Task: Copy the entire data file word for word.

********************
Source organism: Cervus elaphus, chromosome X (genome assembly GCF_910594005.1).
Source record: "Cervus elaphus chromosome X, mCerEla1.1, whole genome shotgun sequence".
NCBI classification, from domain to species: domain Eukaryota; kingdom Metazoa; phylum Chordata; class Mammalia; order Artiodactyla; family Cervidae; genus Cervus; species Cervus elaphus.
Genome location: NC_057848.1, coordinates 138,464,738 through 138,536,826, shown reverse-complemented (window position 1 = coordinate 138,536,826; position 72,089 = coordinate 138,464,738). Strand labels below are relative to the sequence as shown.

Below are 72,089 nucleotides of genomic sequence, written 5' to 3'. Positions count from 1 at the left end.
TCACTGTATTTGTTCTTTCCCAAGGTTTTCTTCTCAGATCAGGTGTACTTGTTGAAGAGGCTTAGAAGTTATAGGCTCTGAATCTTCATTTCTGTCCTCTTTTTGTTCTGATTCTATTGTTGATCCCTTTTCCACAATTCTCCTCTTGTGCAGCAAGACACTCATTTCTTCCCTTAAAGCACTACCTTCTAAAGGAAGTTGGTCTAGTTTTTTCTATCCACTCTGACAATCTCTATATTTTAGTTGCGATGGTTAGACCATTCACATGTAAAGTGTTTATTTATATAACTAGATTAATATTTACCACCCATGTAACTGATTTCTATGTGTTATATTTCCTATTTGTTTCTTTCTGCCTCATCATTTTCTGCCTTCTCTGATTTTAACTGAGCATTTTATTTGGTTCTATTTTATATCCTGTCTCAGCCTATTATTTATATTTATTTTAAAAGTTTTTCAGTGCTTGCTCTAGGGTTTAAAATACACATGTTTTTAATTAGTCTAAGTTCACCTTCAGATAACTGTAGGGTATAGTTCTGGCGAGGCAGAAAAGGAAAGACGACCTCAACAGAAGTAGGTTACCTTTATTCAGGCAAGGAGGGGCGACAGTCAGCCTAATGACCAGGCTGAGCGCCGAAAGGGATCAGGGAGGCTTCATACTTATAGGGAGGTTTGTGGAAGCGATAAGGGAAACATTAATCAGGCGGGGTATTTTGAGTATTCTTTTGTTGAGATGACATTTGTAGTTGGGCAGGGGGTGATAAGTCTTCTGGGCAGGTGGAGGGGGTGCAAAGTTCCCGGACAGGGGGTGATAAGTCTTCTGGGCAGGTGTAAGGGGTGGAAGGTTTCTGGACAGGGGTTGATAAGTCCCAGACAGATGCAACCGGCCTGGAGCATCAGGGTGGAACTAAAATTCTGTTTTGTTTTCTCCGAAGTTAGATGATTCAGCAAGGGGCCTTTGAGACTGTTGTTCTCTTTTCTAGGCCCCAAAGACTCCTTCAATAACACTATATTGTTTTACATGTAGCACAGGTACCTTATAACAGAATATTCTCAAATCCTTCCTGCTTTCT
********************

Source organism: Cervus elaphus, chromosome X (genome assembly GCF_910594005.1).
Source record: "Cervus elaphus chromosome X, mCerEla1.1, whole genome shotgun sequence".
NCBI classification, from domain to species: domain Eukaryota; kingdom Metazoa; phylum Chordata; class Mammalia; order Artiodactyla; family Cervidae; genus Cervus; species Cervus elaphus.
Genome location: NC_057848.1, coordinates 138,464,738 through 138,536,826, shown reverse-complemented (window position 1 = coordinate 138,536,826; position 72,089 = coordinate 138,464,738). Strand labels below are relative to the sequence as shown.

Below are 72,089 nucleotides of genomic sequence, written 5' to 3'. Positions count from 1 at the left end.
TCACTGTATTTGTTCTTTCCCAAGGTTTTCTTCTCAGATCAGGTGTACTTGTTGAAGAGGCTTAGAAGTTATAGGCTCTGAATCTTCATTTCTGTCCTCTTTTTGTTCTGATTCTATTGTTGATCCCTTTTCCACAATTCTCCTCTTGTGCAGCAAGACACTCATTTCTTCCCTTAAAGCACTACCTTCTAAAGGAAGTTGGTCTAGTTTTTTCTATCCACTCTGACAATCTCTATATTTTAGTTGCGATGGTTAGACCATTCACATGTAAAGTGTTTATTTATATAACTAGATTAATATTTACCACCCATGTAACTGATTTCTATGTGTTATATTTCCTATTTGTTTCTTTCTGCCTCATCATTTTCTGCCTTCTCTGATTTTAACTGAGCATTTTATTTGGTTCTATTTTATATCCTGTCTCAGCCTATTATTTATATTTATTTTAAAAGTTTTTCAGTGCTTGCTCTAGGGTTTAAAATACACATGTTTTTAATTAGTCTAAGTTCACCTTCAGATAACTGTAGGGTATAGTTCTGGCGAGGCAGAAAAGGAAAGACGACCTCAACAGAAGTAGGTTACCTTTATTCAGGCAAGGAGGGGCGACAGTCAGCCTAATGACCAGGCTGAGCGCCGAAAGGGATCAGGGAGGCTTCATACTTATAGGGAGGTTTGTGGAAGCGATAAGGGAAACATTAATCAGGCGGGGTATTTTGAGTATTCTTTTGTTGAGATGACATTTGTAGTTGGGCAGGGGGTGATAAGTCTTCTGGGCAGGTGGAGGGGGTGCAAAGTTCCCGGACAGGGGGTGATAAGTCTTCTGGGCAGGTGTAAGGGGTGGAAGGTTTCTGGACAGGGGTTGATAAGTCCCAGACAGATGCAACCGGCCTGGAGCATCAGGGTGGAACTAAAATTCTGTTTTGTTTTCTCCGAAGTTAGATGATTCAGCAAGGGGCCTTTGAGACTGTTGTTCTCTTTTCTAGGCCCCAAAGACTCCTTCAATAACACTATATTGTTTTACATGTAGCACAGGTACCTTATAACAGAATATTCTCAAATCCTTCCTGCTTTCT